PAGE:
Posted Wednesday, July 14, 2010 12:17 PM | Contributed by Jeff
A small group has since been studying and drawing plans for an upscale Disney-styled entertainment complex that would be seven times larger than Houston's original park. They want to build it on 500 wooded acres — which they own — adjacent to U.S. 59 in Montgomery County, just a short drive from the airport and downtown Houston. But the plan is now two years behind schedule. Organizers say this is because their vision has slowly evolved from a 50-acre dinosaur park to EarthQuest — an elaborate ecofriendly entertainment zone that teaches environmental stewardship.
Read more from The Houston Chronicle.
The true reason behind the delay is that they have to redesign the logo and update all of their marketing material with a new name change: BoonDoggleQuest.
If I wanted to be edumacated I'd go back to school, not visit a theme park! ;)
7 times the size of a Six Flags park? I'm assuming they mean after many, many phases, because I can't imagine the amount of startup capital necessary to build something that huge and be able to run it for the first couple years. Plus the educational hook seems really dubious. Epcot, who's educational merits are somewhat suspect anyway, works well because it covers lots of different concepts. "Environmental Stewardship" seems like it would be stretched pretty thin as a theme pretty quickly.
The article said:
Plans call for:
A waterpark made from a retreating glacier
...because global warming is real AND fun! Lesson learned kids!
I'll believe this when I see it. They talk about telling a story 'like Disney' ...about preserving the environment. So they’re putting green-education up against 80ish years of storytelling deeply ingrained in the culture of not just the US, but the world? Um, right. The concept they have sounds like it would make a good science center/museum style attraction, not a 500 acre entertainment complex. I’m all for a green amusement park, but you simply cannot bill an entertainment complex as an educational experience and expect to be successful.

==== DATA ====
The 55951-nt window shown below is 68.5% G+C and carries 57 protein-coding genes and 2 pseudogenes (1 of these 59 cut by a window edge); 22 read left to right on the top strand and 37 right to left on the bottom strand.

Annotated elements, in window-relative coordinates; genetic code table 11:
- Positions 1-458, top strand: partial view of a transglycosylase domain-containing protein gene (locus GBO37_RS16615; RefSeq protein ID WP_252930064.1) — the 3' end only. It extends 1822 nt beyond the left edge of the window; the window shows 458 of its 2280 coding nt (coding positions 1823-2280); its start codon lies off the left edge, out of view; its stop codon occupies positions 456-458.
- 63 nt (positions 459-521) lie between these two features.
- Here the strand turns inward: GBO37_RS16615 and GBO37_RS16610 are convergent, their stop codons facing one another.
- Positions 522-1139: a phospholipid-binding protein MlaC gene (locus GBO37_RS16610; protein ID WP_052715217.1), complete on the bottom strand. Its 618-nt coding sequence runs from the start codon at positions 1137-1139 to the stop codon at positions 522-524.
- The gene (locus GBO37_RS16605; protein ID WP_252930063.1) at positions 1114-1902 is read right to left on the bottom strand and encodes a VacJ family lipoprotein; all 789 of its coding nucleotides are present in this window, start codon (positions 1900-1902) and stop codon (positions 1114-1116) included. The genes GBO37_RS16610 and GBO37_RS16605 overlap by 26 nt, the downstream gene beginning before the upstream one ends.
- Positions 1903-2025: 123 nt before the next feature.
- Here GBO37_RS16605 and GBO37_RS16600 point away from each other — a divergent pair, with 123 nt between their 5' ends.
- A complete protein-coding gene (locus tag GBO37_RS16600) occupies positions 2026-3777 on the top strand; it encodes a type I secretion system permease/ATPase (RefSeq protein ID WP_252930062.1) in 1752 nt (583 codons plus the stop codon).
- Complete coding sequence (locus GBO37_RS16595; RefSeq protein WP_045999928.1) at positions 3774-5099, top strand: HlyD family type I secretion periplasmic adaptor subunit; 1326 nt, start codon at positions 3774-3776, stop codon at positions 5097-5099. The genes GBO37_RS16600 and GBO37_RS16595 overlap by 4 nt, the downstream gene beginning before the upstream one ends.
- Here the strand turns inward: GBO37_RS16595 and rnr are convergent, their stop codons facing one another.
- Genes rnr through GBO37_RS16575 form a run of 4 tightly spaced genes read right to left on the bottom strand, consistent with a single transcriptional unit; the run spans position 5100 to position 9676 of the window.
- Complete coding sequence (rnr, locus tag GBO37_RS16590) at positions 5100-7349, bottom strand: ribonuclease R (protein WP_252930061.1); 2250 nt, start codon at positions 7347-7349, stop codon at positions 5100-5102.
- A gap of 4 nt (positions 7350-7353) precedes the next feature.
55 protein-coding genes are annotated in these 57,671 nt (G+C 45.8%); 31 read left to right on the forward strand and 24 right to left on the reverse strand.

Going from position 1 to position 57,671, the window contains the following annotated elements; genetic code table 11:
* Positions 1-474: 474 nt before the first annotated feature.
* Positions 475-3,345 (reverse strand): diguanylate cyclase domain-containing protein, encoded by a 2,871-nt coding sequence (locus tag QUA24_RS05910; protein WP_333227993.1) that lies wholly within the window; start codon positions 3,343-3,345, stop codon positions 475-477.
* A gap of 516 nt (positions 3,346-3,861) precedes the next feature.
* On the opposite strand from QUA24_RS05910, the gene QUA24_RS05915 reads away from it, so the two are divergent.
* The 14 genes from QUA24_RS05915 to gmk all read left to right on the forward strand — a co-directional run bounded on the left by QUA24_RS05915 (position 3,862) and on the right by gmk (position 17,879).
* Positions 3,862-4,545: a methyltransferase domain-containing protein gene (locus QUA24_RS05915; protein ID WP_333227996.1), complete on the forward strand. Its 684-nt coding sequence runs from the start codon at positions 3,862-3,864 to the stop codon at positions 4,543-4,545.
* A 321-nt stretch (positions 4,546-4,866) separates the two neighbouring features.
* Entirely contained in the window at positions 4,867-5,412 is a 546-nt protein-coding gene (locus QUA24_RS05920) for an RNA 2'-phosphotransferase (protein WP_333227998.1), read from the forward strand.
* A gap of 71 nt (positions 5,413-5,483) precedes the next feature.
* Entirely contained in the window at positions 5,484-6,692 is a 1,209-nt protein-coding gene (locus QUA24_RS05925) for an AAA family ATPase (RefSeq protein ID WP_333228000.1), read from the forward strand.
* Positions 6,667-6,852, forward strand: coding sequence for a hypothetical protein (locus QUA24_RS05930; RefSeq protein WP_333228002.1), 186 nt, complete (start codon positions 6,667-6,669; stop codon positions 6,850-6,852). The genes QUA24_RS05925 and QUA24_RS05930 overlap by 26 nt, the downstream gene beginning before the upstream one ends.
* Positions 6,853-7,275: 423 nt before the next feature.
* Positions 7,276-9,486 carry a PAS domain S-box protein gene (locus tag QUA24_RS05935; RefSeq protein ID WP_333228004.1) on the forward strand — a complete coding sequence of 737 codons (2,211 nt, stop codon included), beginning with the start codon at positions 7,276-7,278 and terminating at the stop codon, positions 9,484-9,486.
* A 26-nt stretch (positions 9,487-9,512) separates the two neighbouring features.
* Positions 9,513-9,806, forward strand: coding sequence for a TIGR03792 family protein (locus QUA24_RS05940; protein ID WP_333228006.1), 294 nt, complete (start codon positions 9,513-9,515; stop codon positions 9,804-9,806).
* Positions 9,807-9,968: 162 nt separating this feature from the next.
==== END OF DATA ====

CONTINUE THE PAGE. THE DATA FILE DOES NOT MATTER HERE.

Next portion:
In my opinion, a better way to approach it would be to lead by example: be a big, green entertainment complex. Green-roof all your buildings, use solar panels to run all the lights, recycle, work with the city to have a high capacity rail/bus line so no one ever has to drive to the park, collect rainwater for toilet flushing and gardening purposes, that'd be great!
...But for god’s sake don’t try to build 500 acres of guilt-induction and eco-lecture opportunities. A complex of the magnitude they're dreaming of can't exist on revenue generated from middle school science class field trips.Last edited by BBSpeed26, Wednesday, July 14, 2010 3:30 PM
"They want to build it on 500 wooded acres"
"an elaborate ecofriendly entertainment zone that teaches environmental stewardship."
I found that amusing. :)
An Inconvenient Truth - The Ride!
Manbearpig best mascot ever.
^^Think they'll offer massages too? ;)